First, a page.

Last month, YALSA members were asked to complete our annual membership survey. We asked you mostly the same questions last year, too, because we, like you, want to show continuous improvement and to make data-driven decisions. One question in the survey listed possible advocacy activities, and we were thrilled by your responses! The #saveIMLS effort brought out the fantastic advocacy efforts of many in our profession at the national level. But many of you are advocating for teens in your library and/or library system, too. Here are some promising statistics that showed improvement from last year:
- 40% of survey takers worked with coworkers, administration, and stakeholders to overcome barriers to teen services (up from 33%)
- 64% of survey takers spoke up about teen issues in formal and formal settings (up from 61%)
- 48% of survey takers implemented positive change in teen services by working with administration and coworkers (up from 46%)
The Advocacy Standing Board Committee (Chair Kate McNair, Derek Ivie, Heather Sparks, Sarah Hill) is hoping to capture some of your successes by hearing your stories–we want to know what you did! In the YALSA enews email, we’ll be asking for specific ideas about how you advocated. It’s not all about contacting members of Congress–we want to hear about the time you helped your teens overcome a barrier in your library or about the time you advocated for teens to your library director or principal.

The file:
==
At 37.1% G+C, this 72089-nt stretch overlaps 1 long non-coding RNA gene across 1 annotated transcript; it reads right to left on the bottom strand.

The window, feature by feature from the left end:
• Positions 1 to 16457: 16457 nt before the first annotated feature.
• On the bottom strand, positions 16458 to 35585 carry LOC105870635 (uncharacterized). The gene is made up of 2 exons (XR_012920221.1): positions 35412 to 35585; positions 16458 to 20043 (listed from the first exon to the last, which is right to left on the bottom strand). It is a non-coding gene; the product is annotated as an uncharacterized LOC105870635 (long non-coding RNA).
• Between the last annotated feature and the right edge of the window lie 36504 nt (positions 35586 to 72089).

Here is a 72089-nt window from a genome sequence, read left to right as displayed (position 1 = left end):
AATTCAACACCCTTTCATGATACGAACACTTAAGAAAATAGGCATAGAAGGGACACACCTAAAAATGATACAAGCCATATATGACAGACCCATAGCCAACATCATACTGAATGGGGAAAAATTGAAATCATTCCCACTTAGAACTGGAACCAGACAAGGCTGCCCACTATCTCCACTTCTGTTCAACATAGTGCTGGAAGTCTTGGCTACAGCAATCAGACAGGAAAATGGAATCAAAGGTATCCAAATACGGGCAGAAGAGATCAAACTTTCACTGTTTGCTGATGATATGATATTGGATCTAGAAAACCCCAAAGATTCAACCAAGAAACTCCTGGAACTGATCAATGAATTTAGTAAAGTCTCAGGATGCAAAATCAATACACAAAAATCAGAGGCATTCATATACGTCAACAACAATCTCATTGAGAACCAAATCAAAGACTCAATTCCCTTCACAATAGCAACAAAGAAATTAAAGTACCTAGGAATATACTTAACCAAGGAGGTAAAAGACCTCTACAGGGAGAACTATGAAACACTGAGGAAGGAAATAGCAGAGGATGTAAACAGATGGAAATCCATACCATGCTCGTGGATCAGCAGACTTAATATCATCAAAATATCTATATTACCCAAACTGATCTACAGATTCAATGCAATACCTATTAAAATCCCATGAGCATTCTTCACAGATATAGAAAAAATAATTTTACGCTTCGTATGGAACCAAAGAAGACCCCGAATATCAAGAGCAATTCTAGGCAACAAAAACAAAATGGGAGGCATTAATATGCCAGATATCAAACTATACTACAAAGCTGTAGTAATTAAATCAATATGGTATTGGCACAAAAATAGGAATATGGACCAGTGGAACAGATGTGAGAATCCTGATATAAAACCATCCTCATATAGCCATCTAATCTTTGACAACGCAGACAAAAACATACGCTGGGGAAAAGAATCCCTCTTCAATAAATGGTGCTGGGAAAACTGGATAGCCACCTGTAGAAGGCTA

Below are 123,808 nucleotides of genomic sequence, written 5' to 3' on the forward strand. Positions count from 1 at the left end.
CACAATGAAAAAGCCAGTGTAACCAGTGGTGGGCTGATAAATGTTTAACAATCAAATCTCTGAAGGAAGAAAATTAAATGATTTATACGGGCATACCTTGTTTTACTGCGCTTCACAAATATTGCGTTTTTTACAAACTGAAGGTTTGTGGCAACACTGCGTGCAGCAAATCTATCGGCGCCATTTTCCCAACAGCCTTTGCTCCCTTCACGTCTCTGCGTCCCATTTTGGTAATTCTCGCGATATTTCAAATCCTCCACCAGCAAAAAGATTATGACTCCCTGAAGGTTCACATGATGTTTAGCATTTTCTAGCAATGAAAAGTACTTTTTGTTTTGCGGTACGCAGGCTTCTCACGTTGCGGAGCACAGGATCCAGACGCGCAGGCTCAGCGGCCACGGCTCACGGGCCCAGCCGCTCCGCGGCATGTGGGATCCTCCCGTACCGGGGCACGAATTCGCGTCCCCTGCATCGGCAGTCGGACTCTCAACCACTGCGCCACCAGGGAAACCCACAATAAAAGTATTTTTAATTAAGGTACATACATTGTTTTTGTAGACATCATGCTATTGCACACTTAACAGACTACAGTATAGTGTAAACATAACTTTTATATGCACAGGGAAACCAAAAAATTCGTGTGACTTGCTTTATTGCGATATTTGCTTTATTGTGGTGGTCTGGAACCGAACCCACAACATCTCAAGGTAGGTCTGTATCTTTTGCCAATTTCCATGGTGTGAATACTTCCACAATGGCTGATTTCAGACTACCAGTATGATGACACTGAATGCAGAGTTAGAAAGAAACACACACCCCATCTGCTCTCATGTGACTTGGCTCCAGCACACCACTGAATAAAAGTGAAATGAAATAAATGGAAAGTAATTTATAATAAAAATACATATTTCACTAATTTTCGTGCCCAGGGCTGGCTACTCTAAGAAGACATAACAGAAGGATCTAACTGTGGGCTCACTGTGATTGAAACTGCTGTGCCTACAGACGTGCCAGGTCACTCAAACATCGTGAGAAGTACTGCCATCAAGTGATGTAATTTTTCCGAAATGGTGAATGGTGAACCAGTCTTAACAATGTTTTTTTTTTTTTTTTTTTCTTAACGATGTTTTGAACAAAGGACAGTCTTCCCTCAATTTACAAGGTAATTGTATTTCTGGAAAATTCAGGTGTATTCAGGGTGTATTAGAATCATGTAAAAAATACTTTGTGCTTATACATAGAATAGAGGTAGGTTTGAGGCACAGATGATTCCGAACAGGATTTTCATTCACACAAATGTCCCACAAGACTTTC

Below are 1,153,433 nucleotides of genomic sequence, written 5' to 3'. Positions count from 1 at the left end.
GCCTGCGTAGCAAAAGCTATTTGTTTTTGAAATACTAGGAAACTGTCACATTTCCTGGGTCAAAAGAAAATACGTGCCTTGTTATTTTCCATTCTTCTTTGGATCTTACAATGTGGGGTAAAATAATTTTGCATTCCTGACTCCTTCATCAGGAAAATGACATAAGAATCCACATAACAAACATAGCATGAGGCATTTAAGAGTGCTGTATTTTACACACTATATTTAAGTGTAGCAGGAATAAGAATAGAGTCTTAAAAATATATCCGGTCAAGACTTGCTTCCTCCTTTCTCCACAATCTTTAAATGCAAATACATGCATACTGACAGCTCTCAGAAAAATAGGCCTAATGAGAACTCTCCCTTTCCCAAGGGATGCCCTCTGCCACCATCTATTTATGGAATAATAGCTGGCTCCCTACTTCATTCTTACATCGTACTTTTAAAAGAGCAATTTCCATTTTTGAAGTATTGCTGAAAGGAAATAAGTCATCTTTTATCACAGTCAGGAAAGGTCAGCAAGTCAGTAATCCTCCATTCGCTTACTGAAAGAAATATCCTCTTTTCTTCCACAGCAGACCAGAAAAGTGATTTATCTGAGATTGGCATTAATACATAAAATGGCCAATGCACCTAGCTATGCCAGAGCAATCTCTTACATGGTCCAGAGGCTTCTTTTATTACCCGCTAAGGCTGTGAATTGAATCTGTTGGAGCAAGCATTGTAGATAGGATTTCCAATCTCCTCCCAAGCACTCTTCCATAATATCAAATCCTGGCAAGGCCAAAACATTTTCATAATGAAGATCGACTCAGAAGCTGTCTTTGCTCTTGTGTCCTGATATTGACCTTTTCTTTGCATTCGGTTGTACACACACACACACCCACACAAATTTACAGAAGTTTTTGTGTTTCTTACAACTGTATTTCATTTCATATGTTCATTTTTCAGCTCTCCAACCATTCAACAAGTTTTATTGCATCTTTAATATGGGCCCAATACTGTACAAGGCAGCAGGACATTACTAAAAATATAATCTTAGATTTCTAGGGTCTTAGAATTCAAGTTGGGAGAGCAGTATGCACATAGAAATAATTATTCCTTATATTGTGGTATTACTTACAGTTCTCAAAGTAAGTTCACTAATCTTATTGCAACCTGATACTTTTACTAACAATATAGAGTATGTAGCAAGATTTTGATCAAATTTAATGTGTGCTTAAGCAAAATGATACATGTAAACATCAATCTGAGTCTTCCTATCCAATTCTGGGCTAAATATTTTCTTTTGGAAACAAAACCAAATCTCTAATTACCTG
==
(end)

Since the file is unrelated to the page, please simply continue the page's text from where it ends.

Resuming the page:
We’re trying to overcome barriers to advocate for teens, too. One of our activities as a Board this year is to “become knowledgeable about Governors’ boards and the process for appointment to them.” How awesome would it be if all governors had at least one teen advocate from library services serving on their committees or boards?
As I researched how I would go about this in my state of Illinois, I realized that the process was as simple as completing an online form. Governor Bruce Rauner has a huge list of Boards, Commissions, Task Forces, and Councils. I’m a certified English teacher, librarian and administrator and am now a community college librarian in a rural area, so I selected the councils where I thought I could do the most good for the teens in my community. I volunteered for the following committees: Commission of Children and Youth, Illinois Community College Board, Education Commission of the States, Education Funding Advisory Board, State Board of Education, State Board of Higher Education, P-20 Council, and the Youth Development Council. It would take a miracle to be appointed to some of those, but I figured it was worth a shot, right? I’ll keep you updated on if I actually am appointed–promise!
Do you have an example to share in the comments about when you spoke up for teens in or outside your library?
And don’t forget about our wiki of great resources about advocacy…..